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Four Rules to Follow if You’re Going to Bother with IIFYM

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I am not sure when it happened, but somewhere along the way the message was misconstrued. Between the point where Alan Aragon advocated the 80/20 rule for following your macronutrient guidelines and now, the concept of flexible dieting/IIFYM seems to have shifted in a terrible direction.

You see people on instagram posting pictures depicting bacchanals reserved for parties of one. Then there was the long running Pop Tart joke that everyone made fun of. While flexible dieting itself is fantastic, it’s not meant to be a gorge fest. Fact about it, there are a few rules to keep in mind.


1. Nutrients Matter

Micronutrients matter. Things like Iron, Vitamin K, Vitamin C, and so on. In simple terms, food can fall into four categories:

  • Nutrient Dense
  • Calorically Dense
  • Calorically Sparse
  • Nutritionally Devoid

Not only that, there are combinations of the them. For instance, a Hass Avocado has B6, Potassium, Folate, and many other micronutrients. It also has about ten grams of fiber and 20 grams of fat. Out of the three categories, it is both nutrient and calorically dense. It also costs extra when you buy it as guacamole. Then, there are foods like doughnuts. I will leave you to fill in the blanks on where it falls in the above categories.

Despite these categories, it is still erroneous to label these foods “good” or “bad.” Every situation is individual. Moreover, every lifter and athlete has a different set of macronutrient needs based on their activities. So sometimes, a doughnut might be a better option right then to hit their needs that day. Plus, if you opt for nutrient dense and calorically sparse option, you leave room for other types of food that you might enjoy. Like doughnuts.


2. Dietary Fiber

One of the things that keeps flexible dieters in check is the need for fiber. If you have an allotment of daily fiber to get, it will make downing a two liter of soda rather difficult. And, the greater your macronutrient needs, the more fiber you will need.

Besides keeping your diet in check, fiber is necessary for a variety of other reasons. You have no doubt heard some knucklehead claim that red meat rots in your intestines. If they knew what insoluble fiber was, they would change their tune. See, when you eat the fiber and it reaches your intestines, our own enzymes can’t digest it. So, the bacteria in our gut comes to the rescue and does what bacteria does—that is it helps break the indigestible particles down. In turn, this helps increase your gut bacteria, and with enough fiber, it will keep the bacteria from feasting upon your own mucus membranes within your intestines. [1]

Not only that, but the fiber binds to your bile acids and your cholesterol in your intestines and helps get rid of it. As such, you have less circulating inside you. So fiber helps your blood cholesterol levels as well. [2] I think it goes without saying, but fiber helps you poop. Nobody wants constipation.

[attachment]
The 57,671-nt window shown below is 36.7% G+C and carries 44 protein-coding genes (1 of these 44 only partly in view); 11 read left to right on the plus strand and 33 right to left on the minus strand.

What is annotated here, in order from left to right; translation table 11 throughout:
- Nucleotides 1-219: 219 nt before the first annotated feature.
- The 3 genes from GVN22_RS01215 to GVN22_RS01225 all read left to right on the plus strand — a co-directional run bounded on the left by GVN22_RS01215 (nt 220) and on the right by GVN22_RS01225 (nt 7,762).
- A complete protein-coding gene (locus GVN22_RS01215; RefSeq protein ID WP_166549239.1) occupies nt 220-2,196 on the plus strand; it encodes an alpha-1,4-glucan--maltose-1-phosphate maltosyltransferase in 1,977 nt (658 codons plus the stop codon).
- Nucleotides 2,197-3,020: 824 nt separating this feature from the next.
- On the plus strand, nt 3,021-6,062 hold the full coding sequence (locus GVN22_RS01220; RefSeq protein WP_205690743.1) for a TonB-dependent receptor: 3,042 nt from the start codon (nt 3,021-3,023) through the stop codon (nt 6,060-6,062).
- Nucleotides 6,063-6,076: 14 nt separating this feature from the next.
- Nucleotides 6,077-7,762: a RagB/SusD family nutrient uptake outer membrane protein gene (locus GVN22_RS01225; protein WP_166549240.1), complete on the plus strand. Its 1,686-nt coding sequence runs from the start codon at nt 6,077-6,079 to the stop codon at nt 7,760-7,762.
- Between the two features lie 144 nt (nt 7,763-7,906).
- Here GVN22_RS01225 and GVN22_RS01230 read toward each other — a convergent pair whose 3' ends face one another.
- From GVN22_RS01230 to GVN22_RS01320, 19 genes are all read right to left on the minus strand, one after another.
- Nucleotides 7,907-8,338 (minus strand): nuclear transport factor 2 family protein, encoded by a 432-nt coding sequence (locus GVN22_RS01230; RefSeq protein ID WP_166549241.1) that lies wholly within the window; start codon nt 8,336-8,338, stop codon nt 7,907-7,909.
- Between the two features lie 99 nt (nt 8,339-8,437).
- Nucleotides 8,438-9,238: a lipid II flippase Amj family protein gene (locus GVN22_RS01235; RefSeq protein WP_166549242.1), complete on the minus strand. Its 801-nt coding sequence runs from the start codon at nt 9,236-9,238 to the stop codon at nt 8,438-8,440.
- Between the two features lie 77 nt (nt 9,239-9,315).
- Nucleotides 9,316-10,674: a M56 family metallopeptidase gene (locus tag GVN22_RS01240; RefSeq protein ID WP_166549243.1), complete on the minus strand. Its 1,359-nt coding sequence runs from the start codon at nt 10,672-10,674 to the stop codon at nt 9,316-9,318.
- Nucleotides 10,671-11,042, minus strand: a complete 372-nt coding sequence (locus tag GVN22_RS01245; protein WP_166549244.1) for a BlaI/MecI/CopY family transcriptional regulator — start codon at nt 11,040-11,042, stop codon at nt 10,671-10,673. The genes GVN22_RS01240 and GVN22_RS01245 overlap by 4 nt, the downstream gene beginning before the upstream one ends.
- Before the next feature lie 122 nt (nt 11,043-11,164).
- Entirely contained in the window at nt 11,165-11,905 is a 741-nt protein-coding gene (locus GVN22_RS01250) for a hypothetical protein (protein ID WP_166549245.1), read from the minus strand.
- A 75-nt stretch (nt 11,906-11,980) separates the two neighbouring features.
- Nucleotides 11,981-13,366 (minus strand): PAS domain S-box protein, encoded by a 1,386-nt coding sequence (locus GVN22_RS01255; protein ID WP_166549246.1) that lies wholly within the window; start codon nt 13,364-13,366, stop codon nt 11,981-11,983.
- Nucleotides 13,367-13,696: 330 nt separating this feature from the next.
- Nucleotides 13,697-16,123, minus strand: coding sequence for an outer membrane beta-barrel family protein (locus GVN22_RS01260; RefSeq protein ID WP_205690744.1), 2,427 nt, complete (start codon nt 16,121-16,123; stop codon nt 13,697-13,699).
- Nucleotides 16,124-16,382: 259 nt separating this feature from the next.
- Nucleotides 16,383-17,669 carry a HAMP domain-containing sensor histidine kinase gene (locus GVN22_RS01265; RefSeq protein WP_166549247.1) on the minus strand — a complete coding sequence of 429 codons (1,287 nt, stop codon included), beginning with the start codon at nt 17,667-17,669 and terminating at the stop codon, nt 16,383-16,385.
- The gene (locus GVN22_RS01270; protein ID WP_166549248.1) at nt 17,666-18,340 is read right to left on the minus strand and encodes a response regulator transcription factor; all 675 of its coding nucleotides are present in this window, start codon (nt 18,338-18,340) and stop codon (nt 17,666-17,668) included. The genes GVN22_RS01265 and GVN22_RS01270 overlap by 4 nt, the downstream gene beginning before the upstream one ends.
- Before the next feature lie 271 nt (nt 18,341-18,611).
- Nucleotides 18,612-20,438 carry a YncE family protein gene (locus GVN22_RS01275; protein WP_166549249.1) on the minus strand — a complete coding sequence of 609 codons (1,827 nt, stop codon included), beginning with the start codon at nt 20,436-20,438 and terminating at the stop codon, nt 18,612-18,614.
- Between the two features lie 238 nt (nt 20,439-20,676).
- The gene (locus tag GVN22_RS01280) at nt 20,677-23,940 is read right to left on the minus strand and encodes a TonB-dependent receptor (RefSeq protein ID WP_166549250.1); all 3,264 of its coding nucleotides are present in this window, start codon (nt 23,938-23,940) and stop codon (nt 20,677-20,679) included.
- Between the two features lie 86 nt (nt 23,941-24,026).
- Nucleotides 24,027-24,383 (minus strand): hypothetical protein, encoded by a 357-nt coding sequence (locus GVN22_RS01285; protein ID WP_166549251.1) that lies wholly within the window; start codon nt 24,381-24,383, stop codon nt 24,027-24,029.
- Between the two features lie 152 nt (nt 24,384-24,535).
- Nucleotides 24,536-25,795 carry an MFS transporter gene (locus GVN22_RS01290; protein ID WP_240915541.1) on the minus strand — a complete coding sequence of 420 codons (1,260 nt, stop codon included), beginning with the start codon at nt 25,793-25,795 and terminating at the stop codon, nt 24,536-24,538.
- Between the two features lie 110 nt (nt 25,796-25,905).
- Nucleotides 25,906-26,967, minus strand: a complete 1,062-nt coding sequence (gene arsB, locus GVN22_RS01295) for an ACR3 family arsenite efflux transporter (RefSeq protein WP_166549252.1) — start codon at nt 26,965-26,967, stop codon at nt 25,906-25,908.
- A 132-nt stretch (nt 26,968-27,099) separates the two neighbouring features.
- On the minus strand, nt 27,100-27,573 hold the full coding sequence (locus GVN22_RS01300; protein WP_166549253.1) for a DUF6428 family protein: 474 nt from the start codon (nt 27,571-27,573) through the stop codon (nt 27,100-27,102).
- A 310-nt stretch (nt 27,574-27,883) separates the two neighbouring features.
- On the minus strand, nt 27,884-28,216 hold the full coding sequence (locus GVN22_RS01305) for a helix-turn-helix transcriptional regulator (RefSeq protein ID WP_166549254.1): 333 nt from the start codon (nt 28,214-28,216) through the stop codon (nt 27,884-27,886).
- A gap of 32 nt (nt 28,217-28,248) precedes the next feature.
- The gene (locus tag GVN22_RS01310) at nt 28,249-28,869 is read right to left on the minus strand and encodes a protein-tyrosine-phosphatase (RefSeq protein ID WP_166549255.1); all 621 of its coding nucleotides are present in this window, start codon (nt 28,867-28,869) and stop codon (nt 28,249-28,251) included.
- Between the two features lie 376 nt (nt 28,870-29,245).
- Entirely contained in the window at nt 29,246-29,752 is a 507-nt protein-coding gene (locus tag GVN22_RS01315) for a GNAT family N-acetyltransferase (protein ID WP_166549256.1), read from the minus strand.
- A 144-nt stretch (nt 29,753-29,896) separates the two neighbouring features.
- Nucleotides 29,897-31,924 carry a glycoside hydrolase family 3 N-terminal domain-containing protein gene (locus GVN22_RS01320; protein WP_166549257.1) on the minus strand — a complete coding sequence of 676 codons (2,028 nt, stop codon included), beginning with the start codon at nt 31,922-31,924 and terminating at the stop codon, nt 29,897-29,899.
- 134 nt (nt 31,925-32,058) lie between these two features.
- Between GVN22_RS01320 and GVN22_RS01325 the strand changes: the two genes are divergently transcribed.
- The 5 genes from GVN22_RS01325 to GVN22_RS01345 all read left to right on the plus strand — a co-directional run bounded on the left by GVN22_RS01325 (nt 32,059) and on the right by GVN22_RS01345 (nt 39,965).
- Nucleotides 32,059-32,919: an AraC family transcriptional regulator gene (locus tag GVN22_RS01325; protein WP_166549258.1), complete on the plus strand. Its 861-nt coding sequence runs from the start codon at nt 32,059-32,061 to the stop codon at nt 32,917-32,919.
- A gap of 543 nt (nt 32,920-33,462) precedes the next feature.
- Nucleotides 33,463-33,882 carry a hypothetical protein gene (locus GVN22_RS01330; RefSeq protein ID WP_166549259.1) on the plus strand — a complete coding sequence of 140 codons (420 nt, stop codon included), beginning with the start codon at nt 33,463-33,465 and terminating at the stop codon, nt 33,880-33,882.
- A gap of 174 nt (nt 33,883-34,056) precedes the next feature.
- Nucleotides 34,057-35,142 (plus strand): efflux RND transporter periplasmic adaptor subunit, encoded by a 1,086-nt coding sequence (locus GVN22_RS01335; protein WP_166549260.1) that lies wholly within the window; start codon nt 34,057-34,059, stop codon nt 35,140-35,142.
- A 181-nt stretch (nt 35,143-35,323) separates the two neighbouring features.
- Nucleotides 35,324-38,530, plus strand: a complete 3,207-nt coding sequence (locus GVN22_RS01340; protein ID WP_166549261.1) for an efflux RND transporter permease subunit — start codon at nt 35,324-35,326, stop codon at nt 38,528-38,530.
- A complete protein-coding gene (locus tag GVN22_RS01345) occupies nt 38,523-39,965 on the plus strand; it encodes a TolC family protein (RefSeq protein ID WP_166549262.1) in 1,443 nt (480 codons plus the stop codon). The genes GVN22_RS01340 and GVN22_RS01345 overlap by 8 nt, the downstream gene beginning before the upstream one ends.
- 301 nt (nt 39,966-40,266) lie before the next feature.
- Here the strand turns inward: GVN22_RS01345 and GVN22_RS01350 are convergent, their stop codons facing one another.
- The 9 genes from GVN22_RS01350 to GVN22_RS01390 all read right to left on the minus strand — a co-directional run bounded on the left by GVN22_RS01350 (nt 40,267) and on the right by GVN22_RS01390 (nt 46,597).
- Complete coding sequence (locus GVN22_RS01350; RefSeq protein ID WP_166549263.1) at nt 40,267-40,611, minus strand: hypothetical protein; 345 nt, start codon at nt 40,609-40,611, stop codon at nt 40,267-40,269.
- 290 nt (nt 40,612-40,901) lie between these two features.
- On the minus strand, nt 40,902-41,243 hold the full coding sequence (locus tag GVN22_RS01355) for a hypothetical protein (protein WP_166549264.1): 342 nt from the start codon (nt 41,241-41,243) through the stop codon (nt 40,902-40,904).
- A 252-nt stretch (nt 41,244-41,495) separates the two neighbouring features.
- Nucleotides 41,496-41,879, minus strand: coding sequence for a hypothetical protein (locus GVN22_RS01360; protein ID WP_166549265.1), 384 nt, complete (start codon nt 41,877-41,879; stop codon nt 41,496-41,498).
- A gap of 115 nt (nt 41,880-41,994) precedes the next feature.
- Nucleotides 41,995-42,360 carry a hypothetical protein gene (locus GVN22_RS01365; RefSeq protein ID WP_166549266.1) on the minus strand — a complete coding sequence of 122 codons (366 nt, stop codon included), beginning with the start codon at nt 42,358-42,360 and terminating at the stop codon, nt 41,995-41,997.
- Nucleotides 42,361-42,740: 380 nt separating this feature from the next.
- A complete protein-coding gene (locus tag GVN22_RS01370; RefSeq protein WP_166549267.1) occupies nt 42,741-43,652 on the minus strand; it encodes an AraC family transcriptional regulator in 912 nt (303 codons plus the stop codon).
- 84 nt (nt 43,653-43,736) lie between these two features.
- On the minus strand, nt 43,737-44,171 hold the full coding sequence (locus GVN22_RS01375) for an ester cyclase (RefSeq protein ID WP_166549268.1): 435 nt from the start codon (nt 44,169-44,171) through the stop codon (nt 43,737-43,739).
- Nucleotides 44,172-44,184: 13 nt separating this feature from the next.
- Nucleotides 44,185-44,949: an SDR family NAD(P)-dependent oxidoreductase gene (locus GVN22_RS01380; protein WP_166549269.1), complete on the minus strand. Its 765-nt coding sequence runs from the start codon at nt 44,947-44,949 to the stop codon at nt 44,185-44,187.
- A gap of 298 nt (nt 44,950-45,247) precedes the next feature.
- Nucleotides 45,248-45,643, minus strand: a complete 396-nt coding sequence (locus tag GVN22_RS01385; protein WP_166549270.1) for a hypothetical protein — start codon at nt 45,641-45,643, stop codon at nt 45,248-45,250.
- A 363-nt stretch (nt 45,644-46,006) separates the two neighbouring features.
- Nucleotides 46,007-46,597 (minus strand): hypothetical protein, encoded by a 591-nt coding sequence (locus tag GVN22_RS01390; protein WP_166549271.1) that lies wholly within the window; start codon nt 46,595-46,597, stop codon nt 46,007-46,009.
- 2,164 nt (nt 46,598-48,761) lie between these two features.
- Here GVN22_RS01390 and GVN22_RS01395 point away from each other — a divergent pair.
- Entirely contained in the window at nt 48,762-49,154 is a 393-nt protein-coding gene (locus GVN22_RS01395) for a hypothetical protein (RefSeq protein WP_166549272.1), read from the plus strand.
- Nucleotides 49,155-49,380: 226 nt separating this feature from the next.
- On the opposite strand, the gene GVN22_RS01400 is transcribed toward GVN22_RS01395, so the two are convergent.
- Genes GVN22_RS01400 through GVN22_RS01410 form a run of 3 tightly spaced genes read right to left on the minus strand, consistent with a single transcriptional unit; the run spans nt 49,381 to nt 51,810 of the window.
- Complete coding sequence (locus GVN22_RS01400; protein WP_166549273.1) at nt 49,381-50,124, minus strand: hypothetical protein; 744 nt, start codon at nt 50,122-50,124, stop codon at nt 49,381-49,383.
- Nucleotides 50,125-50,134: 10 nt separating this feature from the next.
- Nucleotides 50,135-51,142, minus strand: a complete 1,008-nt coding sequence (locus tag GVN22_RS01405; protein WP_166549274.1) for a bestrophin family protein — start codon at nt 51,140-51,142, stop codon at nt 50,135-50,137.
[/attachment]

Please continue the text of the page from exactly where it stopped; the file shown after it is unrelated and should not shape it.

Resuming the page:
3. Eat out at your own risk

The degree to which you want to order out is dependant on your goals. Having said that, most restaurants offer nutrition information on the internet. For those that don’t you have one of two options:

  1. Act like you have unending neuroses and take your cold tilapia and sweet potato with you in some tupperware that you’re going to let sit in your car and develop a funk to last a thousand years, or
  2. Find a different restaurant with the same option and use their nutrient info.

I usually opt for the latter, because it is flexible dieting, after all. But, there are times where even this is not an option. Can you trust that guy behind the chipotle counter to put just enough rice on your burrito? And god forbid the same guy thinks you’re awesome and gives you a heaping scoop as a token of appreciation. If you’re in prep for a contest, photo shoot, or casual sex in a foreign country, this would be a time to make your own food. You make the food, you are in control. But, eating out is still doable. It’s up to you how much variability you want to give it based on your goals. You don’t want to let it stifle you from having a good time.


4. Be Aware of the Opportunity Cost

This is important. If you can’t realize this, then you don’t deserve to be flexible. If you remember the categories listed above, there comes a cost for them. Sometimes, the cost is greater. If you know you are going to have a nutritionally devoid and calorie dense day, you might wind up feeling hungrier. Sleepier. Not up to par with where you usually are.

If you get the majority of your food from the nutrient dense side, you’re going to have a better time. You know what these foods are. They’re the same foods bodybuilders have always chosen. They’re the same ones your parents made you eat as a kid. These are the ones that are going to keep you healthy, as well as jacked. To bring it back to Alan Aragon, keep your diet at 80% with these types of foods. Save the 20% for the fun times. The nights out, the weddings, and the all you can eat sushi. Have fun, but don’t let it sacrifice yourself.



There are plenty of great food options out there. Flexible dieting allows the freedom to enjoy all these foods in their awesome glory, all while being able to live your life. Think about the bigger picture of flexible dieting. You can experience cultures and experiences by way of food. If you get to a point where you can’t enjoy life, you have taken it too far.




About the author

About Peter Baker
Peter Baker

In addition to being a fan of music and heavy metal, Peter is an avid player of table top RPGs, and he is a personal trainer in Tampa, FL as well as a graduate of the prestigious University of South Florida. Formerly, he was a prefect for House Slytherin.[Continue]

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